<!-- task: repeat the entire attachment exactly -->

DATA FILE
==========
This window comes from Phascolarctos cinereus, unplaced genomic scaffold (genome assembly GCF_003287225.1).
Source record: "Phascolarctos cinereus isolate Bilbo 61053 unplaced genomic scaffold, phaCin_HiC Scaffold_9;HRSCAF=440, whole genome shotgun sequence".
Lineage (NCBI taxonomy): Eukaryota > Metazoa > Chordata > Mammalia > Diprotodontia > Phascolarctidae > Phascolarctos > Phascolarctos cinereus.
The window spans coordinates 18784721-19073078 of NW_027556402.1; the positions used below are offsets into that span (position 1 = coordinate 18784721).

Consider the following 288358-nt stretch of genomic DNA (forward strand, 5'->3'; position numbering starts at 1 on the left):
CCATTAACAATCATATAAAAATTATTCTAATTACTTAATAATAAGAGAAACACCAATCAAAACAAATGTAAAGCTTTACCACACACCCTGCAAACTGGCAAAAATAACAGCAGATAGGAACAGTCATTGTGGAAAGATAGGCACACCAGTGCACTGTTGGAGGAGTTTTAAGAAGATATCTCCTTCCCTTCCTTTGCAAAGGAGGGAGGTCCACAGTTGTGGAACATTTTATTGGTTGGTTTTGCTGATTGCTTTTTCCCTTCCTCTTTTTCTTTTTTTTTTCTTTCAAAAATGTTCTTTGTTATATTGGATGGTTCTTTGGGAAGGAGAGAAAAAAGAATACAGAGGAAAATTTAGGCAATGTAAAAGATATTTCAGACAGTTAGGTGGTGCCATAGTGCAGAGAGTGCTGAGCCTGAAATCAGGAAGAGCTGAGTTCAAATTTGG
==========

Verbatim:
This window comes from Phascolarctos cinereus, unplaced genomic scaffold (genome assembly GCF_003287225.1).
Source record: "Phascolarctos cinereus isolate Bilbo 61053 unplaced genomic scaffold, phaCin_HiC Scaffold_9;HRSCAF=440, whole genome shotgun sequence".
Lineage (NCBI taxonomy): Eukaryota > Metazoa > Chordata > Mammalia > Diprotodontia > Phascolarctidae > Phascolarctos > Phascolarctos cinereus.
The window spans coordinates 18784721-19073078 of NW_027556402.1; the positions used below are offsets into that span (position 1 = coordinate 18784721).

Consider the following 288358-nt stretch of genomic DNA (forward strand, 5'->3'; position numbering starts at 1 on the left):
CCATTAACAATCATATAAAAATTATTCTAATTACTTAATAATAAGAGAAACACCAATCAAAACAAATGTAAAGCTTTACCACACACCCTGCAAACTGGCAAAAATAACAGCAGATAGGAACAGTCATTGTGGAAAGATAGGCACACCAGTGCACTGTTGGAGGAGTTTTAAGAAGATATCTCCTTCCCTTCCTTTGCAAAGGAGGGAGGTCCACAGTTGTGGAACATTTTATTGGTTGGTTTTGCTGATTGCTTTTTCCCTTCCTCTTTTTCTTTTTTTTTTCTTTCAAAAATGTTCTTTGTTATATTGGATGGTTCTTTGGGAAGGAGAGAAAAAAGAATACAGAGGAAAATTTAGGCAATGTAAAAGATATTTCAGACAGTTAGGTGGTGCCATAGTGCAGAGAGTGCTGAGCCTGAAATCAGGAAGAGCTGAGTTCAAATTTGG